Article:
Duke Christian IV of nearby Zweibrücken took a liking to Cannabich and favoured him with support and attention. In 1764 he accompanied the Duke, who owned a palace there, to Paris. Music and musicians from Mannheim were popular with Parisian audiences. It was during this journey that Cannabich met the Mozarts who, then on their family grand tour, spent the time between November 1763 and April 1764 in the French capital. During the 1760s and 1770s, Cannabich visited Paris frequently, had his music performed at the Concert Spirituel, and his symphonies and trios printed there. Most of Cannabich's works after this date were published in Paris.
In 1774 Cannabich became director of the Mannheim court orchestra; as such he not only led the orchestra as concertmaster, but also had the duty to compose the ballet music for the court ballets choreographed by Etienne Lauchery, the Maître de Danse (court ballet master). Four years later (1778) he moved with the court to Munich when Charles Theodore, his lord and master, became elector of Bavaria. Cannabich continued with his duties in Munich as before, but the best years of the Mannheim orchestra were by then all but over.
In the 1780s the elector cut back on the orchestra's budget and reduced the number of musicians from 95 to 55. The musicians complained about cutbacks in payment and reduced income. It is alleged that Cannabich himself had to live on one-third of his former stipend during the last years of his life, which forced the aged musician to go on concert tours and, perhaps for the first time in his life, to do what other, less fortunate musicians had to do all their lives -- scramble for money.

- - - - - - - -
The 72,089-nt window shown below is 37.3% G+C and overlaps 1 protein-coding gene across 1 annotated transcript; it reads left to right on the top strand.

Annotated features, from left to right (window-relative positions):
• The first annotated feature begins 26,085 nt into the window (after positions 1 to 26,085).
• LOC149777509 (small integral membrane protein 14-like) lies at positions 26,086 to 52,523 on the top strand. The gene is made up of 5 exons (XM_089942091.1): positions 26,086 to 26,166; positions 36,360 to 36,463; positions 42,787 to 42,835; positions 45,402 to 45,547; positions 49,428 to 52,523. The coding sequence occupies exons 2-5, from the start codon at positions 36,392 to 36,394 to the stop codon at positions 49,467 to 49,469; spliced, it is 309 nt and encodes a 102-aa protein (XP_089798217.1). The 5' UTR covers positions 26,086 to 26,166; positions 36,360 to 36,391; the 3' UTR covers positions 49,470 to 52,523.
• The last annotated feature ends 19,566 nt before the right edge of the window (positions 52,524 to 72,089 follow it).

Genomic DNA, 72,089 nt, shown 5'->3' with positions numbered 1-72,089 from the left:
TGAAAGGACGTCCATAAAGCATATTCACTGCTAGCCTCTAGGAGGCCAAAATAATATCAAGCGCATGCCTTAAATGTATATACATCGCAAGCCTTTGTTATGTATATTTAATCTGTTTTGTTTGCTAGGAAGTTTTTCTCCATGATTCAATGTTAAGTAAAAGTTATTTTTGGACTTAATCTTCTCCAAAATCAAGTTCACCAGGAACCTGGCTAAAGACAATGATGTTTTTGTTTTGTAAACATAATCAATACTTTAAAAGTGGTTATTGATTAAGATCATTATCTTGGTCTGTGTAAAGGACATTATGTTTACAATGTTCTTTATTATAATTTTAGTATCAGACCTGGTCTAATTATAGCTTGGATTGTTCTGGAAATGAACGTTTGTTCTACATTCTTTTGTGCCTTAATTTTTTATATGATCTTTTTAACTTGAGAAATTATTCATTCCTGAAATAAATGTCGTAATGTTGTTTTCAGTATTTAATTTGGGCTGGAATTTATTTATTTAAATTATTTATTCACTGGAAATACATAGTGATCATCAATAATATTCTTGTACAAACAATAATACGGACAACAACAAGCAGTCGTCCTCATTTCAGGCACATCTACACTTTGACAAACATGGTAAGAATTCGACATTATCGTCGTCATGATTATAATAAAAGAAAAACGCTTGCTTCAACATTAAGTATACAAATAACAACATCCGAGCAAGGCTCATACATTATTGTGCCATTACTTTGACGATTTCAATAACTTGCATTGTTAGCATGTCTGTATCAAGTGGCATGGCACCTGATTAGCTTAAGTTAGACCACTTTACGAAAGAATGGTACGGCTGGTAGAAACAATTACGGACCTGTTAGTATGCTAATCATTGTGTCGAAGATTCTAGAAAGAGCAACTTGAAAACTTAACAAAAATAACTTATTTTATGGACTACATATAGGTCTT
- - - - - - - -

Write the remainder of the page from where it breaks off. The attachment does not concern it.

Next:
Cannabich died while visiting his son, Carl, in Frankfurt am Main in 1798.
Cannabich and Mozart met several times over a period of twenty years. The second time was in the winter and spring of 1777-78, when Mozart was on his ill-fated journey, first to Mannheim and thence to Paris. Accompanied by his mother (his father, Leopold Mozart, had to stay behind to earn the money for this costly venture), Mozart had left Salzburg looking for wealth and fame -- and above all a position with one of the many German princes. Then mother and son interrupted their journey in Mannheim for a longer stay that was not surprising. In the late 18th century, Mannheim had the best and most famous orchestra in all of Europe. Excellent musicians and gifted composers (many of them from Bohemia), a strict and relentless drill, and a sumptuous budget from the elector of the Electorate of the Palatinate, had turned what formerly had been just one of many princely chapels into a mighty and smoothly-running ensemble. Ladies reportedly fainted when the Mannheimers unleashed their roaring crescendo -- just one of many orchestral devices that was invented there.
Mozart himself praised the orchestra on numerous occasions, here in a letter written to his father:
"I must now tell you about the music here. On Saturday, All-Saints' day, I attended high mass. The orchestra is very good and numerous. On each side ten or eleven violins, four tenors, two hautboys, two flutes, and two clarionets, two corni, four violoncellos, four bassoons, and four double basses, besides trumpets and kettle-drums. This should give fine music - ..."